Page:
As a lawyer, of course you would think my answer to the question “Do health coaches need a lawyer” to be “Yes, of course they do!” But even my pro-lawyer bias gives way to interpreting the words on the page (a skill lawyers tend to master). No, coaches do not “need” a lawyer. Need implies a requirement, and there is no legal or ethical requirement that dictates that practicing health coaches need a lawyer. Lawyers, after all, are expensive and can complicate your plans.
But, having a good lawyer does serve a purpose, even for health and wellness coaches, an unregulated industry. A good wellness lawyer can offer solutions to problems that can help your coaching practice minimize legal risk and even protect your coveted assets (which are your personal belongings and your entrepreneurial ideas).
What are those risks from which a good wellness lawyer can help you avoid? A brief list includes:
Risk to your business model from actions taken by state licensing boards;
Risk to your personal or business reputation from complaints by competitors;
Risk to your personal assets from lack of adequate protection through legal entity status and/or professional liability insurance;
Risk to your business and/or professional resources (including time and money) resulting from poorly drafted agreements;
Risk of federal investigations for misunderstood language on your website or promotional materials;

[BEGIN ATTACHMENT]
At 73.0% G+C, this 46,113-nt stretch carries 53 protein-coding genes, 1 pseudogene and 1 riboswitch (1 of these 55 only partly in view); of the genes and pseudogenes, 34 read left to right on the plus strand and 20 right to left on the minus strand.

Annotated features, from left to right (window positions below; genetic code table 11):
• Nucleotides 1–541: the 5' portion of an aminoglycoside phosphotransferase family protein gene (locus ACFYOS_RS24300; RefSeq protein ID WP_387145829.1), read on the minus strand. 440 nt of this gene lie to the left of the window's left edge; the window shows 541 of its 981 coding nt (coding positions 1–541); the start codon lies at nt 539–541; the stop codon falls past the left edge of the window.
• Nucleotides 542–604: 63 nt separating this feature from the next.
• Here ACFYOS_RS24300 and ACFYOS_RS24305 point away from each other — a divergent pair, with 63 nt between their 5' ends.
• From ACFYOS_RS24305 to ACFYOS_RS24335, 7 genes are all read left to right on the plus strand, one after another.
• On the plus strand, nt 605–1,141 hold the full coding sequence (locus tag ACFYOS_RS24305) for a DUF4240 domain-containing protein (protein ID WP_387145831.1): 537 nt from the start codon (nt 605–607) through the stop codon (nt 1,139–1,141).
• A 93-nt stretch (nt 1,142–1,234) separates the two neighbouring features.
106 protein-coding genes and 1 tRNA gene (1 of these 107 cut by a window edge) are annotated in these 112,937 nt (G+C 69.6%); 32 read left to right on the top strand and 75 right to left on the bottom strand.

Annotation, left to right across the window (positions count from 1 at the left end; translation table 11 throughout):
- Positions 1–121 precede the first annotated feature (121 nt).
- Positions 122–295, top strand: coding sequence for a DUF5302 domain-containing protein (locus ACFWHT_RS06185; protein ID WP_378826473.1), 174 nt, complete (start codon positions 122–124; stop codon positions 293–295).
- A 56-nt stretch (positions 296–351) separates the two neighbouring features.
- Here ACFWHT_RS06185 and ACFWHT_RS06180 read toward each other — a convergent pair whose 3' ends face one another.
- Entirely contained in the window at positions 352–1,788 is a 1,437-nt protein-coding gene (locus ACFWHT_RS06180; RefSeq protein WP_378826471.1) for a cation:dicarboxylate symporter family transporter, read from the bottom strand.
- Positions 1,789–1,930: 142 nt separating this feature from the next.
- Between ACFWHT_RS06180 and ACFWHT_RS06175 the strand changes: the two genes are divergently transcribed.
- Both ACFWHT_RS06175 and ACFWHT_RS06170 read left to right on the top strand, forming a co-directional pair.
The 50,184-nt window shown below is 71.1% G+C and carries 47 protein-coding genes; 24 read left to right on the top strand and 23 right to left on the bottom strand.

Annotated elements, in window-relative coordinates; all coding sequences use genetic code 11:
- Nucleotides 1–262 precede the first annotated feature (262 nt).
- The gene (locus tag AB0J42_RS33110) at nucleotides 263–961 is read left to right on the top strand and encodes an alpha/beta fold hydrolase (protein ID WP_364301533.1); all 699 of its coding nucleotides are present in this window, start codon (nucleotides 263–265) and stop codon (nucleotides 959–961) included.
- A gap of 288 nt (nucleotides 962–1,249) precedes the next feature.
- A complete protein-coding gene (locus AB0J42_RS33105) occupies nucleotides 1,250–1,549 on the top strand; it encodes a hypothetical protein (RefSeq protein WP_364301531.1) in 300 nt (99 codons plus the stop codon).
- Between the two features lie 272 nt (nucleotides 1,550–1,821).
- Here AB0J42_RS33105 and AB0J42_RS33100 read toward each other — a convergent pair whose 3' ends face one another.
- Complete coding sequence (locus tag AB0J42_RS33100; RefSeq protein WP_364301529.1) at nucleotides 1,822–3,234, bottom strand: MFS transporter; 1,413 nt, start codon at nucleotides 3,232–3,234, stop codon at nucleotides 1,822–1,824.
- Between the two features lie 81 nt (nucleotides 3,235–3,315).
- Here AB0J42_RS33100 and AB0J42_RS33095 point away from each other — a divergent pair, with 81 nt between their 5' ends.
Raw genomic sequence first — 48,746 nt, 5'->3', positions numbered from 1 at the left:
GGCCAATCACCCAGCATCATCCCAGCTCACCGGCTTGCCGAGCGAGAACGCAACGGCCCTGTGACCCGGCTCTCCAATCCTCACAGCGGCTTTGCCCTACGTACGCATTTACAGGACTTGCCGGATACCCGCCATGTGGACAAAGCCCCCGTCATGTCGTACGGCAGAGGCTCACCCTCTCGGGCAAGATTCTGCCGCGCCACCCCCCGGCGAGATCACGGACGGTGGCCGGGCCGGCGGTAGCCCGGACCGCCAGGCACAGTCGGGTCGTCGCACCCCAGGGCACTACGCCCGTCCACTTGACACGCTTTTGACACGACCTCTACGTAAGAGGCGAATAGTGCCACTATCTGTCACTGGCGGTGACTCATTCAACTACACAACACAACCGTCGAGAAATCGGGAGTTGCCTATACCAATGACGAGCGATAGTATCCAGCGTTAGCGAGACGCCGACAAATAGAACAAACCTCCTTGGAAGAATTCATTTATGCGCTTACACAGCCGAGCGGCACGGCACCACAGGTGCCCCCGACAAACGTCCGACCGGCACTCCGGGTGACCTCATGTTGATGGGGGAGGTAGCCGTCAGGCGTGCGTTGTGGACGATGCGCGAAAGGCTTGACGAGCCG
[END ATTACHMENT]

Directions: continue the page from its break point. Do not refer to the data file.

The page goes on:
Risk of being swindled or overtaken by others through stealing of your ideas;
Risk of not making more money because of fear that you can’t do something with your business, and you actually can.
A lawyer knowledgeable in health and wellness law will have a good handle on these and other potential risks to your health and wellness coaching business. They should have knowledge about state and federal laws that affect health and wellness practices, such as HIPAA, worker’s compensation, state licensure laws, state fee-splitting laws, federal fraud and abuse laws (Stark and Anti-kickback), legal entity formation; intellectual property protection (trademarks, copyrights and patents), contract drafting and reviewing, employment law issues, basic tax law issues, data privacy and security laws, malpractice law, and ethical behavior.
Having a solid legal partner is as important as having a trusted accountant, IT professional, or insurance agent; none of these professionals are required for you to operate your coaching business, but good ones can add a lot of value and save you from a lot of headaches. As an entrepreneur myself, I know exactly how it feels to spend money that feels wasted. Each dollar spent on overhead translates to fewer dollars in your pocket and fewer dollars that can be spent on improving your craft. But, a good team of advisors can free up other valuable resources so you can perform and feel at your best. Feeling confident in what you do is priceless.
So, in answer to the initial question, although health and wellness coaches do not need a lawyer, they should have one. If you are ready to find your legal partner, contact our firm today at www.wellnesslaw.com.